I know politicians can never say they don’t know the answer to something but there are times and places when pretending you have all the answers is worse than admitting the obvious truth that you don’t. This is one of those times; one of those places.
But, look, in the end this is still process stuff. Very important process stuff but still only process stuff. I happen to think it provides ample reason to vote No but it’s not why I’m voting No.
I’m voting No because the campaign has surprised me. It’s made me think about my country and, more than that, what it means to be a part of that country. I’ll vote No even though I think Scotland would do fine as an independent country.
Because, even more than the economic sleight-of-hand, I’ve been taken aback by the dishonesty of a campaign that claims you can end the United Kingdom as we know it but retain almost everything about the United Kingdom that actually makes it the United Kingdom.
Like everyone else I’ve been asked to believe that independence will improve relations between the constituent parts of this kingdom and that, far from ending a kind of Britishness, it will actually enhance your sense of Britishness. The Yes campaign has said you can lose your country and keep it too. I don’t believe that.
You know how it is at a funeral: there is a hierarchy of grief and it is unseemly to pretend you’re closer to the epicentre of loss than is actually the case. The same is true of difference and “foreigners”. No parts of these Atlantic Isles are truly strangers to one another. But there is still a hierarchy of difference. England and Wales are not so foreign as Ireland. Ireland is not so foreign as New Zealand or Australia. Which in turn are less foreign than Canada. And Canada is not as foreign as France or Belgium or Sweden or even bloody Norway.
Independence won’t sever all those bonds. Of course it won’t. The hierarchy of difference will remain in place. But the gaps between the layers will increase. Scotland and England (and Wales and even Ulster) will drift apart. We will be less close than once we were; we will not become strangers but we will know less about – and be less interested in – each other. Never foreign-foreign but foreign enough for it to count and be noticed.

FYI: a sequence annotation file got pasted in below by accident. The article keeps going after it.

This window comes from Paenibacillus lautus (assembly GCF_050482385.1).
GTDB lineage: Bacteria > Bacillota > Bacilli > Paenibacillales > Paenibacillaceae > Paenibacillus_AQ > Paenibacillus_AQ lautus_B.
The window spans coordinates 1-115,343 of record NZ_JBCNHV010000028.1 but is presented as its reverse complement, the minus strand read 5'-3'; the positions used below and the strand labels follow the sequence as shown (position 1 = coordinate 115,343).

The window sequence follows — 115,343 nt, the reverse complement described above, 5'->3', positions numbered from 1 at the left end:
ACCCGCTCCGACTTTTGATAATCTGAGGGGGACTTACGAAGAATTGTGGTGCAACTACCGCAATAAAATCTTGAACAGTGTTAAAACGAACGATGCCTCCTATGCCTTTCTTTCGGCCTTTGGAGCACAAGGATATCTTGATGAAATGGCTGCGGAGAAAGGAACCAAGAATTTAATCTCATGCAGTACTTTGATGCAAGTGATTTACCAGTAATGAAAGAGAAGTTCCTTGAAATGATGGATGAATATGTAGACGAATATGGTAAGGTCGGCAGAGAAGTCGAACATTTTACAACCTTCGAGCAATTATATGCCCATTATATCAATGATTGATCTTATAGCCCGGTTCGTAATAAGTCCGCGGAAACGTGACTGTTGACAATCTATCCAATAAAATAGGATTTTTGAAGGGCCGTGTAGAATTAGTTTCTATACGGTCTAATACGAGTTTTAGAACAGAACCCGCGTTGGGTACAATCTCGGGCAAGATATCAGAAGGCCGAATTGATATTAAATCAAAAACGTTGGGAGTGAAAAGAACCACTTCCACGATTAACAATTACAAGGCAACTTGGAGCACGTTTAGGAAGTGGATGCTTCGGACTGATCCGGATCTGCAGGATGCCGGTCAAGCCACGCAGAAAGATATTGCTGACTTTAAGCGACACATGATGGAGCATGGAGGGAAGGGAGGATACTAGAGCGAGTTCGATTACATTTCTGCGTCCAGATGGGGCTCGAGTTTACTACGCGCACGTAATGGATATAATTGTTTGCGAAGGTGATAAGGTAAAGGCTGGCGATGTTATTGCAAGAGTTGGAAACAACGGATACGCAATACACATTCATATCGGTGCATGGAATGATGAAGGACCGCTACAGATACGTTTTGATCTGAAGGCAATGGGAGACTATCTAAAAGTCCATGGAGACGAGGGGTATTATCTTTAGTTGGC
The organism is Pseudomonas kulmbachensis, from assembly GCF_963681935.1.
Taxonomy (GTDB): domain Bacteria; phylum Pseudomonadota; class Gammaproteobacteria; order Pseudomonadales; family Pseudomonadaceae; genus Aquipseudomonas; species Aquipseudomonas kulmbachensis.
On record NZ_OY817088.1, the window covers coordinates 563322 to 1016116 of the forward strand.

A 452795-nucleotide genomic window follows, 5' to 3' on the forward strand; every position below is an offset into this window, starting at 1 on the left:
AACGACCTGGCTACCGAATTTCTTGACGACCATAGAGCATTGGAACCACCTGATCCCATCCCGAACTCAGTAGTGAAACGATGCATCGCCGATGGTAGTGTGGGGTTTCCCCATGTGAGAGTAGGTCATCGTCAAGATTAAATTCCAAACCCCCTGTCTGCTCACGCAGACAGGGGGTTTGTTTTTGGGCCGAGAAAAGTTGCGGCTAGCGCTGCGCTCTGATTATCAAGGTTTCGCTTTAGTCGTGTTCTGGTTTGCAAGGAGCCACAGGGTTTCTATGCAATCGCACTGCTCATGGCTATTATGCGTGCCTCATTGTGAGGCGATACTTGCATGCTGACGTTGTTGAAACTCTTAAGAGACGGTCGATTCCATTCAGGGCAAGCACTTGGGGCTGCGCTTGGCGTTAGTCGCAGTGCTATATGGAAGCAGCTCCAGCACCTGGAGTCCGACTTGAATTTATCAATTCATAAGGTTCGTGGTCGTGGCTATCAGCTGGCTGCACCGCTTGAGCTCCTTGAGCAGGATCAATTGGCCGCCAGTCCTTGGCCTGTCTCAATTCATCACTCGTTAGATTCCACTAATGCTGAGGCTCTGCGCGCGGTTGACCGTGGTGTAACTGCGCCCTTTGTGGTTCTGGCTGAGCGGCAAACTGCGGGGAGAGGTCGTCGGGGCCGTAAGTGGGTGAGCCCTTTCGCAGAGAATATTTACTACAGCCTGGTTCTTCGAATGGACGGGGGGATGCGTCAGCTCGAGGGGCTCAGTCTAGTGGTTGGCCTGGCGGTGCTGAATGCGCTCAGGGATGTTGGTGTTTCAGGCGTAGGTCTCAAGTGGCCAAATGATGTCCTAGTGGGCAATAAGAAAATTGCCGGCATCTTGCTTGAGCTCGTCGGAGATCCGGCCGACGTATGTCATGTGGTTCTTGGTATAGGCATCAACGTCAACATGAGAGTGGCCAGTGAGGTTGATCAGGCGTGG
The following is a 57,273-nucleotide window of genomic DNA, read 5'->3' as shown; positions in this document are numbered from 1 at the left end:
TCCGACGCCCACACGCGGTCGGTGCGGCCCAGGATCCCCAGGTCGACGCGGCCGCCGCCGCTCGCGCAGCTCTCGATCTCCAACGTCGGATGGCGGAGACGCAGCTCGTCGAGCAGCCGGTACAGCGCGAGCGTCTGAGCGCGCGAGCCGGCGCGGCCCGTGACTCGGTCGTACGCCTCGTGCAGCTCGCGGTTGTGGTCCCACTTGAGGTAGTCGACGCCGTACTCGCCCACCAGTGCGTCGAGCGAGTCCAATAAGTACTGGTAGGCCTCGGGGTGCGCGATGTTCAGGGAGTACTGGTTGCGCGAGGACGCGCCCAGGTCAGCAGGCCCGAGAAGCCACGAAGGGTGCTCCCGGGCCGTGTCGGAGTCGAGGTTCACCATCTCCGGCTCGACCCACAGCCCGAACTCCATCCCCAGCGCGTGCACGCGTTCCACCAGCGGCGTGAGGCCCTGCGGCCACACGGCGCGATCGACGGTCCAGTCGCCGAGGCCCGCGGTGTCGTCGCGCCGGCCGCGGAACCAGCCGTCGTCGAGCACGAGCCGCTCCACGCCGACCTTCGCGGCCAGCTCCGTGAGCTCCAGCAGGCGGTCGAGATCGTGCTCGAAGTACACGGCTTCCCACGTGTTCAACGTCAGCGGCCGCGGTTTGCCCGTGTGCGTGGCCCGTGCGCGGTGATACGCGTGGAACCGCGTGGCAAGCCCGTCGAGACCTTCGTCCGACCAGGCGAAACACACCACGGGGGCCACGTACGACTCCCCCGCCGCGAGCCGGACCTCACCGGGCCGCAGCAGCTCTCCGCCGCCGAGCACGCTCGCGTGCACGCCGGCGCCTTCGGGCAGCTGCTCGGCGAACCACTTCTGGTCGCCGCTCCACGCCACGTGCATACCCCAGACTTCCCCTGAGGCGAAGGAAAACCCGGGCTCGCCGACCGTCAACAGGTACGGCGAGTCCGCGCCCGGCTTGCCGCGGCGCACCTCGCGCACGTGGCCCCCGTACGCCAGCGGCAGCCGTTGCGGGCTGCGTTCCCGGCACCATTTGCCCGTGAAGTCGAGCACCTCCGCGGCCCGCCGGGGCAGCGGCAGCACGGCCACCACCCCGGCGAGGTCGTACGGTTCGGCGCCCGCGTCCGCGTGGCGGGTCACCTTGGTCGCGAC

And I think that would be a sad business. I think Alex Salmond gets something very wrong when he says that England would lose a “surly lodger” after independence and gain a “good neighbour”. Because I don’t think of Scots as lodgers paying rent in someone else’s house, granted a bedroom and the use of the lounge three nights a week. I think we live in our own house. A house we built ourselves. Salmond asks us to move to another, smaller, house and that’s fine but he does so while pretending we can continue to live in our old house too. But we can’t.
I’m Scottish but I’m British too and I’ve been surprised by the extent to which that latter layer of identity still matters to me and still has something to say, not just about me, but about all of us. I don’t recognise the caricature of England (and it is usually England, not the rest of the UK) offered by Yes supporters. They see a heartless, rapacious, profiteering “neoliberal” dystopia; I see a relaxed, liberal, ambitious, open-minded, multi-racial, modern country.
They see the rise of UKIP and are frightened by it; I see UKIP as a bug not a feature because the feature is the manner in which the UK is open to the world and, actually, quite happy about that thank you very much. A UK in which, despite its difficulties, has managed the transition from a white country to a multi-racial polity with, in general, commendable ease. They see a broken, sclerotic, unreformable Britain; I see a cosmopolitan country that’s a desirable destination for millions of people around the world.